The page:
Imagine a region in the desert, where all you can see and feel is the sand and the heat. Now let’s say you’re working in the government and this piece of desolated area has been offered to you. There is a big chance you might refuse it, right? So did the Cape Town government back in the 19th century, when the current Kolmanskop was nothing more than just a desert. All of a sudden you find out that diamonds have been found and by 1912 this unwelcome area was responsible for almost 12% of the total diamond production worldwide! That’s perhaps more devastating than attacking winger Arjen Robben (NL) missing the 1 on 1 against goalkeeper Casillas (ESP) in the extra time of the World Cup final of 2010 in (such a coincidence) South-Africa, therefore the Netherlands missing their first World Cup title… I’m glad not to be the governor of Cape Town in that time.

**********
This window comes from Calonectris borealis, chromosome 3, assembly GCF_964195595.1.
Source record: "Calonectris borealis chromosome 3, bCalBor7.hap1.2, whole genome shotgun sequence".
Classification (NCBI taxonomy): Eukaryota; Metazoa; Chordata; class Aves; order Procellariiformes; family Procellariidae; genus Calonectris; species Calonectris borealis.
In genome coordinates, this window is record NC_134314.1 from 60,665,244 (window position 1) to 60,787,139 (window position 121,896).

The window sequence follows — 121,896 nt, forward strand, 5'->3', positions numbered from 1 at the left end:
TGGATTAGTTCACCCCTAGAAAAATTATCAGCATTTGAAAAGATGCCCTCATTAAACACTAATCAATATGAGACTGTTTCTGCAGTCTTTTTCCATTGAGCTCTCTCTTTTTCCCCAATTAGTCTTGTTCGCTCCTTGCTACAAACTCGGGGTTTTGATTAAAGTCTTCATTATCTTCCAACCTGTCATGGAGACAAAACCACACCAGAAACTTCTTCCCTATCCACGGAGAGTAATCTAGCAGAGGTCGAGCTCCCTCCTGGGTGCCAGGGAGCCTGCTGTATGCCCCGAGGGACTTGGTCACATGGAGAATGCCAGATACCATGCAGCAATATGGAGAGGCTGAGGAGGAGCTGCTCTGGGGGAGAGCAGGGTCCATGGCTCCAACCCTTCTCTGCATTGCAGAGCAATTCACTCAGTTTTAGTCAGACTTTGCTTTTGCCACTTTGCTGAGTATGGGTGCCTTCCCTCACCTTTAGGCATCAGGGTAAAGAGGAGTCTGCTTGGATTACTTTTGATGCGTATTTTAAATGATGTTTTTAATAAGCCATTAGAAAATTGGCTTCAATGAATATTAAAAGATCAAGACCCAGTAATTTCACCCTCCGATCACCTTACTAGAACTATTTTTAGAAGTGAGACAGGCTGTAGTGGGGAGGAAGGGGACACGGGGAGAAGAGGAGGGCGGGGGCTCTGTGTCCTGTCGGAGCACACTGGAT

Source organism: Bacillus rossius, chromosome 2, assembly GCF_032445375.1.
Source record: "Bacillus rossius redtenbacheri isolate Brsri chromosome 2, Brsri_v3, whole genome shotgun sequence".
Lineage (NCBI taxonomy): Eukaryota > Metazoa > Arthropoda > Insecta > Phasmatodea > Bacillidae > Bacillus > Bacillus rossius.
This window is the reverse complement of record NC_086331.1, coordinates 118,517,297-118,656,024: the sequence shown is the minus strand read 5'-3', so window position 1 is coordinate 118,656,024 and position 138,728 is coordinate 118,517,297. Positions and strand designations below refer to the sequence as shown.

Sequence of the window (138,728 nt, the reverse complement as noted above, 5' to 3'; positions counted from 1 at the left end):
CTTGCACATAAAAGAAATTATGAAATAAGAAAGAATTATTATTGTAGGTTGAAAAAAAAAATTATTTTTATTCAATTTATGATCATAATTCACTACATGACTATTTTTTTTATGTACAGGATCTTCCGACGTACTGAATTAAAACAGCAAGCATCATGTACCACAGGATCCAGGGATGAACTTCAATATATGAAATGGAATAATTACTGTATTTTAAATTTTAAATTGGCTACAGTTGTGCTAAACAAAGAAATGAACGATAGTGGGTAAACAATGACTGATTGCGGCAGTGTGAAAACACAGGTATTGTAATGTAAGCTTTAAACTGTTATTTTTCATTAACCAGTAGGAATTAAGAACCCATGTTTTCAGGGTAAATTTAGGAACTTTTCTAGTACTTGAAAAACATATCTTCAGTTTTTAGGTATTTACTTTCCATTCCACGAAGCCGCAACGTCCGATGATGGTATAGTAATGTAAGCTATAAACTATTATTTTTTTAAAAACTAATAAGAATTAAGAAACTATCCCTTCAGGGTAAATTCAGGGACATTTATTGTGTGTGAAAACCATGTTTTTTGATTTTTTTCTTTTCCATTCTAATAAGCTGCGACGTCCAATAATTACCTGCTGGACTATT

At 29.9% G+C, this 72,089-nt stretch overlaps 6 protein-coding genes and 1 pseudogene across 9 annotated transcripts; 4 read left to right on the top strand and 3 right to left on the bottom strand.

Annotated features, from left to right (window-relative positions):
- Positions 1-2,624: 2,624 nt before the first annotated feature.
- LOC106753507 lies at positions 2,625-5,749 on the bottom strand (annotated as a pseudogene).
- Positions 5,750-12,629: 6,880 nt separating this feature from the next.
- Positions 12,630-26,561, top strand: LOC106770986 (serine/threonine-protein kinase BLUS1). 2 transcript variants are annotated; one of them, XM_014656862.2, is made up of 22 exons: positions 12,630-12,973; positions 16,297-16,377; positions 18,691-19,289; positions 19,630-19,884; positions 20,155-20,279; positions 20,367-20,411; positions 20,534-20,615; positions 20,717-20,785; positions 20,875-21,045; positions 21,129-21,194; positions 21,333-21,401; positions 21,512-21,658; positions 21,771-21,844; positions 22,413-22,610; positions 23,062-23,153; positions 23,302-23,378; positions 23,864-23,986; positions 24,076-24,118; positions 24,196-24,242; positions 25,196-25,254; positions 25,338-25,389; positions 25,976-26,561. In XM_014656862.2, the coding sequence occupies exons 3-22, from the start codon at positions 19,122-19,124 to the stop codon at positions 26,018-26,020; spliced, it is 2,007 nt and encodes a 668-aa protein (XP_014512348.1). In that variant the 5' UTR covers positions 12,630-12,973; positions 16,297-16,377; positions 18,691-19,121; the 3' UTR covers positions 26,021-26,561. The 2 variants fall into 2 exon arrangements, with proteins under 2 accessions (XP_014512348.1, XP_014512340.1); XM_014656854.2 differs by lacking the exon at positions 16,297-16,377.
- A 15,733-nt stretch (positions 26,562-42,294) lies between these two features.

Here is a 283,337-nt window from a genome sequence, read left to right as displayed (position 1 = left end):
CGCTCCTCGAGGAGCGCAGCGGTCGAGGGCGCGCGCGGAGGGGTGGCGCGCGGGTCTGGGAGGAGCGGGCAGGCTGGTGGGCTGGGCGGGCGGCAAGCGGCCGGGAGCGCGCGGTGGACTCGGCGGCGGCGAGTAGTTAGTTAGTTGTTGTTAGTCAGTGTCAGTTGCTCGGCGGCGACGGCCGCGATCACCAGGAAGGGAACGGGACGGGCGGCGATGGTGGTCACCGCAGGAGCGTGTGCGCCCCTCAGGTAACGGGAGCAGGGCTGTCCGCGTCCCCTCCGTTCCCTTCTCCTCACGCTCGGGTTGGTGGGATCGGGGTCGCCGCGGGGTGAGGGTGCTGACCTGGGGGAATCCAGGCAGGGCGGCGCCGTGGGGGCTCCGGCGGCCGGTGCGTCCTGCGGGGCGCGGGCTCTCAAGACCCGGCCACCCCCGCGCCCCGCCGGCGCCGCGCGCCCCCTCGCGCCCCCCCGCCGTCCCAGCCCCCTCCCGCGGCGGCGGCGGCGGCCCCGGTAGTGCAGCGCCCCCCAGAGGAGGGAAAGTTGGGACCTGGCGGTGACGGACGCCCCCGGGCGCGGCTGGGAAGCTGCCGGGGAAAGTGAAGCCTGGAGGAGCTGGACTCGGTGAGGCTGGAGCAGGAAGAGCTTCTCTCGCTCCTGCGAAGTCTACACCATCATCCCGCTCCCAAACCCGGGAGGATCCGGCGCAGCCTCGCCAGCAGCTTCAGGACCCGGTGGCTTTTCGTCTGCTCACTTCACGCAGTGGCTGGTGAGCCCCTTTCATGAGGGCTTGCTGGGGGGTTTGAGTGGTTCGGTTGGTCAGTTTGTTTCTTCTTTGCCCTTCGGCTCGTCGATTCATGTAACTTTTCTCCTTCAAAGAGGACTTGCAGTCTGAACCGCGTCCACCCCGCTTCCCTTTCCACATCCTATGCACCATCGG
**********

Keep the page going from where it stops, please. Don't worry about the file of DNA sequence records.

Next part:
This desert area had been administered by Germany and turned into a small town with really nothing missing. A hospital with 2 German doctors, a teacher, a bookkeeper, a butcher,a baker, a post office, the towns architect, mining managers and more could be found in this isolated area. The people living in Kolmanskop were wealthy enough to bring over opera singers, theater plays and gymnasts from overseas just for their entertainment. There was even electricity here at the beginning of the 20th century while there are still so many places without it in the present time. The first world war meant a break for the mining operations and after the discovery of a new diamond deposit close from the Orange River, approximately 300 km’s south of Kolmanskop, the inhabitants abandoned the place. And the sand which was cleaned daily from these interesting houses built in German architecture style, had been left up to their destiny resulting in sand taking over and turning it in to a ghost town. Now bear this background information in mind and please take a close look at what was once ‘alive’ :